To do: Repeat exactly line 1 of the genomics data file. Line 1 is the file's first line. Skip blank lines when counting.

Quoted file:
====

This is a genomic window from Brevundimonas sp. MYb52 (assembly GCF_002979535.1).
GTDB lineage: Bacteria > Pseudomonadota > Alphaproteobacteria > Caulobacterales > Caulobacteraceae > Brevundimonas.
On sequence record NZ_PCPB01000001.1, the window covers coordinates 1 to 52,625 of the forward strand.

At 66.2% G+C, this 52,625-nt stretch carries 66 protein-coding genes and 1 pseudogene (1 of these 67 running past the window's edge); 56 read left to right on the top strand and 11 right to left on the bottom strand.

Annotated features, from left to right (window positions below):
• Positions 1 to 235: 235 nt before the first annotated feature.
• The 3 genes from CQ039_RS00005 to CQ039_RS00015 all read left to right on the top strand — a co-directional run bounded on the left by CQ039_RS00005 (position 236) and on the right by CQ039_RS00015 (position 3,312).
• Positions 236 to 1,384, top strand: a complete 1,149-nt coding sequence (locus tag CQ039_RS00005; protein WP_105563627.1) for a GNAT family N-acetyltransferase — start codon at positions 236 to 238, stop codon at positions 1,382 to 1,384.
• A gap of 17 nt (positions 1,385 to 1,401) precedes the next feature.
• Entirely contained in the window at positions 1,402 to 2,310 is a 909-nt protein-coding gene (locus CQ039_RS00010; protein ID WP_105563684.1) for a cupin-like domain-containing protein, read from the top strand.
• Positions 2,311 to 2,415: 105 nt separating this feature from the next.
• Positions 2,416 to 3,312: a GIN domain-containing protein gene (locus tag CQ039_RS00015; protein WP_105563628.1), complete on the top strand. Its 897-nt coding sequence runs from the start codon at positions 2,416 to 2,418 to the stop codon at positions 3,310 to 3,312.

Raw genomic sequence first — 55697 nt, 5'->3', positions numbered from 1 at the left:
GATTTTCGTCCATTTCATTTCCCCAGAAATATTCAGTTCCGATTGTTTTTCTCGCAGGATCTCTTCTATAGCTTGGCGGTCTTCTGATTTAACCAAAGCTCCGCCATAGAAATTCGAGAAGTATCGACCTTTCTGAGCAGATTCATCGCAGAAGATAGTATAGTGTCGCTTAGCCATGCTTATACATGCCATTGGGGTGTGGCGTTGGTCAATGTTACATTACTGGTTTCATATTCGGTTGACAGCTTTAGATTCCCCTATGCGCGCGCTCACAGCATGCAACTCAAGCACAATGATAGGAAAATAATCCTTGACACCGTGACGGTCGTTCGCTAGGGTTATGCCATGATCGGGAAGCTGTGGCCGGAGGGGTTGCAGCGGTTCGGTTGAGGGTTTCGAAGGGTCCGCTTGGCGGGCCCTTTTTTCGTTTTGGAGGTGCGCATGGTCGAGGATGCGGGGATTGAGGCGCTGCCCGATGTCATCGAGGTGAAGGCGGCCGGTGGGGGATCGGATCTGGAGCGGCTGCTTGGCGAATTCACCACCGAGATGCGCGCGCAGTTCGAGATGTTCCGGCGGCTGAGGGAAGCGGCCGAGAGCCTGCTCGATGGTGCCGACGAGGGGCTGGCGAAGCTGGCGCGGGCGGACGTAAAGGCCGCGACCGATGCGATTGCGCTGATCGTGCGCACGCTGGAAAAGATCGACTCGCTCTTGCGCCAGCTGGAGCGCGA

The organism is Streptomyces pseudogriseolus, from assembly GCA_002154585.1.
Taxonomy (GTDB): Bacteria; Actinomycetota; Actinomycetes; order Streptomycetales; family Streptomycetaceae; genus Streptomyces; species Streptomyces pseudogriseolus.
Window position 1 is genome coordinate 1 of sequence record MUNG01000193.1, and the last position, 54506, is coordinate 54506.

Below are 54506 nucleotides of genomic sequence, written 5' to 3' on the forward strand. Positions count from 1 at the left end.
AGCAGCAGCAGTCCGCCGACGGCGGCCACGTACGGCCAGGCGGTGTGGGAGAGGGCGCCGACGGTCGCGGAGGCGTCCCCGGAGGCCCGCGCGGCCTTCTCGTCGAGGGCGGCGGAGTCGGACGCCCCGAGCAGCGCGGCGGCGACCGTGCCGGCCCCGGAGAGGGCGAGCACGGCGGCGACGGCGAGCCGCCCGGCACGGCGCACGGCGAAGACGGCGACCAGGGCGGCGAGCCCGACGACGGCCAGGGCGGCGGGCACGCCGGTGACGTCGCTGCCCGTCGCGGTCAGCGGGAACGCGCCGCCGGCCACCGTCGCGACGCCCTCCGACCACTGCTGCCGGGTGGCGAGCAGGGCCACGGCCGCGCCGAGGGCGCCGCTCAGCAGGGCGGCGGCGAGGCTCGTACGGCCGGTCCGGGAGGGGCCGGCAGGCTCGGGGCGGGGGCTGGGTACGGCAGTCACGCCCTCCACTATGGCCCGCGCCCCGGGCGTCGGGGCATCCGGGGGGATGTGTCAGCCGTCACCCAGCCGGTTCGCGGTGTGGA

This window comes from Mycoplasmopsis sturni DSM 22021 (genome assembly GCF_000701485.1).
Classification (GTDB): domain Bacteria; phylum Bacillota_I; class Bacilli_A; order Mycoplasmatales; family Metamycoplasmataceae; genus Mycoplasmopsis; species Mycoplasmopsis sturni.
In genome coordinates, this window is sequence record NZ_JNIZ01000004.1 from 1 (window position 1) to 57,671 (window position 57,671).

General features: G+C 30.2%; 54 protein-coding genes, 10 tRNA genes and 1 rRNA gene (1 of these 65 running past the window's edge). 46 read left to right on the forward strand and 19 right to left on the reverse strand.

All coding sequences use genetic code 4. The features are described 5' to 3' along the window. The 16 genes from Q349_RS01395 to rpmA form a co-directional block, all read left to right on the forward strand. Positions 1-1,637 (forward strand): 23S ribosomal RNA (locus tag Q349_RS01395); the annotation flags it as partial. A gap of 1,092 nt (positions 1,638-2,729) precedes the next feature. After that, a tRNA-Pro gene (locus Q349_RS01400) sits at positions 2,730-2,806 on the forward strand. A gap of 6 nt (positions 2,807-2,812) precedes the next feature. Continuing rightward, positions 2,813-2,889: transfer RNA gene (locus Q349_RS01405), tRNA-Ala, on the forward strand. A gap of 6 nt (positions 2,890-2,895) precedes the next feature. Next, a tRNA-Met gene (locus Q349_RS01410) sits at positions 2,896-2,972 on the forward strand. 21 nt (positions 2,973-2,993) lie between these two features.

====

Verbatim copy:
This is a genomic window from Brevundimonas sp. MYb52 (assembly GCF_002979535.1).